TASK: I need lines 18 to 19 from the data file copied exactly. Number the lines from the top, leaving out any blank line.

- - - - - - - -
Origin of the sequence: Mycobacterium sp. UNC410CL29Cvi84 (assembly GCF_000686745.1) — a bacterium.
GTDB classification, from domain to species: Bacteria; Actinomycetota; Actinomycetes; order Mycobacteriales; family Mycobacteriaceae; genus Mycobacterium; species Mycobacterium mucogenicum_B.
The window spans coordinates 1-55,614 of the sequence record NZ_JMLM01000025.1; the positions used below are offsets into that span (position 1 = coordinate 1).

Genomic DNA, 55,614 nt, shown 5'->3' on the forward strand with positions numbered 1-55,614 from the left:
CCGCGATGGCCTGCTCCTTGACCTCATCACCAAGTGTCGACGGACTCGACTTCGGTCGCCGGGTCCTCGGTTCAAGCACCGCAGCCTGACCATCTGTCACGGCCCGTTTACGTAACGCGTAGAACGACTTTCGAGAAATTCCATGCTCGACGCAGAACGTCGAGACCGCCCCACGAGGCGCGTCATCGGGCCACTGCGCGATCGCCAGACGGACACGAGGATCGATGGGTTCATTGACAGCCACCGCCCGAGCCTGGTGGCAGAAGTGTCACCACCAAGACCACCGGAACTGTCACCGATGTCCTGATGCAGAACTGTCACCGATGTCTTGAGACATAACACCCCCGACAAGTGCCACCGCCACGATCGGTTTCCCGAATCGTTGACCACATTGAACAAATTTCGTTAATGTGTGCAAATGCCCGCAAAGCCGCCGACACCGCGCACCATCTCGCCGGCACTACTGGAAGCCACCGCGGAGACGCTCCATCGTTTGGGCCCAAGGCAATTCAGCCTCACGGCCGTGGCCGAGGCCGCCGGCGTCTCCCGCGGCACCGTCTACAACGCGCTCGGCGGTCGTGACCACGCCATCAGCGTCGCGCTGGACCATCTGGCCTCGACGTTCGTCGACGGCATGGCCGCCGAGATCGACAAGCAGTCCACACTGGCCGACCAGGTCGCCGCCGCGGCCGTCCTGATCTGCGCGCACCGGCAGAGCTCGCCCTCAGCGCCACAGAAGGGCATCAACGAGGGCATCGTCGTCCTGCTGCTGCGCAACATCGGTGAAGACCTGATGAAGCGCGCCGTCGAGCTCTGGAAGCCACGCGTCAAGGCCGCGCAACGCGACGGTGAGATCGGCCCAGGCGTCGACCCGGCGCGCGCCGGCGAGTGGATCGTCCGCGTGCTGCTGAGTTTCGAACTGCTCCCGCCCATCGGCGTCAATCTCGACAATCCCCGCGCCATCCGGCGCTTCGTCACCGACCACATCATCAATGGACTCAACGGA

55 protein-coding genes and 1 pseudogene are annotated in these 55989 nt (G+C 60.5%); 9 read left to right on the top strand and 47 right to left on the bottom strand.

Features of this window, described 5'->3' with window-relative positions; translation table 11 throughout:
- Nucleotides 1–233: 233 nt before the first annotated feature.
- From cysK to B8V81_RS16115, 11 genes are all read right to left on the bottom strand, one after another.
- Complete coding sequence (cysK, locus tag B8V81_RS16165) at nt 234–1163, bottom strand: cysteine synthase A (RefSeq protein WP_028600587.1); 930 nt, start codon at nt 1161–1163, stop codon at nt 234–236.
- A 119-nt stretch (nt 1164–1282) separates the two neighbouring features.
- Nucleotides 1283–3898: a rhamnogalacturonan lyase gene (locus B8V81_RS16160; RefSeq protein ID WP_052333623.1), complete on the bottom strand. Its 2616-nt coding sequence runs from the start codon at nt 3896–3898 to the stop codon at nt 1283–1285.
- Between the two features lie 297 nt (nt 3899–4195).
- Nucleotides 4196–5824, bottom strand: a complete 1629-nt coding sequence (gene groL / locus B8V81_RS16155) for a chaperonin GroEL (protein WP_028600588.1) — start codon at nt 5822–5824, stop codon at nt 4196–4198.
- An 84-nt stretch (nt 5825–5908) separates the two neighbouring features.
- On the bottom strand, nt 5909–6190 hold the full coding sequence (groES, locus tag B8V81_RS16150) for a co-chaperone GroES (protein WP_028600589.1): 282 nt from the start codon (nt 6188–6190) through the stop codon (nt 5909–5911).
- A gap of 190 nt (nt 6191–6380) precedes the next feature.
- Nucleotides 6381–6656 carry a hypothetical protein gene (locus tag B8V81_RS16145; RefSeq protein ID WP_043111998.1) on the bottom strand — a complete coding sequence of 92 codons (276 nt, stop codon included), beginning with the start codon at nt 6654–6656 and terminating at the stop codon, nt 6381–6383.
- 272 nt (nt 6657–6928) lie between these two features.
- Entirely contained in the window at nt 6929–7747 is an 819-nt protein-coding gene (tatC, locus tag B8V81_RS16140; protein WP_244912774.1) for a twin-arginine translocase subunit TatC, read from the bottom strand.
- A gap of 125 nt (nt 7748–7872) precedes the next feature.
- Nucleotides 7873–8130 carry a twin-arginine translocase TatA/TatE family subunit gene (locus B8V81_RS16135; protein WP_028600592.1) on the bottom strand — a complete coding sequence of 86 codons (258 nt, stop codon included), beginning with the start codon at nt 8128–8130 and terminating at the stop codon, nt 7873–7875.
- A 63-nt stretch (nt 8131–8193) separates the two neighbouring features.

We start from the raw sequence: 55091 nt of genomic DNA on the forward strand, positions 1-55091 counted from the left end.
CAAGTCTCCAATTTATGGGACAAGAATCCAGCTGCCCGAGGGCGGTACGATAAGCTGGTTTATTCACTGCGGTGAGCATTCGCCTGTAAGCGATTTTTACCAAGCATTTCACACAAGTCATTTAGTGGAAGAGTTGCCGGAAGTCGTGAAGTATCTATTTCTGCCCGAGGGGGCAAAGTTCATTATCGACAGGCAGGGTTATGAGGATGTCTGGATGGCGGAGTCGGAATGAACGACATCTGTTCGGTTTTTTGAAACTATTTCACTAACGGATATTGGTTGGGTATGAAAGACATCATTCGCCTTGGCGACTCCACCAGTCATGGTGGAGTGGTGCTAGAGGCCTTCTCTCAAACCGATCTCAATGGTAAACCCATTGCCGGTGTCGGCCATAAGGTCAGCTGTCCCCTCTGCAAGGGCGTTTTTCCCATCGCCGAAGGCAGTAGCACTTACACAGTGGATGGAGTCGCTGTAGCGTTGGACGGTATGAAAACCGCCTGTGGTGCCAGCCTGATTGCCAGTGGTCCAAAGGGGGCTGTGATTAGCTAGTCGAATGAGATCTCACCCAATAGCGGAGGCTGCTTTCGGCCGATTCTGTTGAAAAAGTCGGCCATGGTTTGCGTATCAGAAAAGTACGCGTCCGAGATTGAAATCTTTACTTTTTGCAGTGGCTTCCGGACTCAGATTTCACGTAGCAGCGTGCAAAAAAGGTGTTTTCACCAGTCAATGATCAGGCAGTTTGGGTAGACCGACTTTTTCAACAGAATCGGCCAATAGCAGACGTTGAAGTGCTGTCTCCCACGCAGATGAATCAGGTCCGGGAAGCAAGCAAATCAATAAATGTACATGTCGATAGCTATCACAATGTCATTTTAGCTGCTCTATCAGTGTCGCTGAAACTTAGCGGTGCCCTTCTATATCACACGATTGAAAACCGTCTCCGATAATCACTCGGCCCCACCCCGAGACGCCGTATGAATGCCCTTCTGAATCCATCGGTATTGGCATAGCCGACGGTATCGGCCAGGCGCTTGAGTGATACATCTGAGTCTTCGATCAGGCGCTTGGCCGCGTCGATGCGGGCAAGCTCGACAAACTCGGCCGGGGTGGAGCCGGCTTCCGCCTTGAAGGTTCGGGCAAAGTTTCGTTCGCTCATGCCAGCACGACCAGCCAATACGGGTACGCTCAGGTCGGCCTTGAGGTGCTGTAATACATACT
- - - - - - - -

- Nucleotides 6381–6656 carry a hypothetical protein gene (locus tag B8V81_RS16145; RefSeq protein ID WP_043111998.1) on the bottom strand — a complete coding sequence of 92 codons (276 nt, stop codon included), beginning with the start codon at nt 6654–6656 and terminating at the stop codon, nt 6381–6383.
- 272 nt (nt 6657–6928) lie between these two features.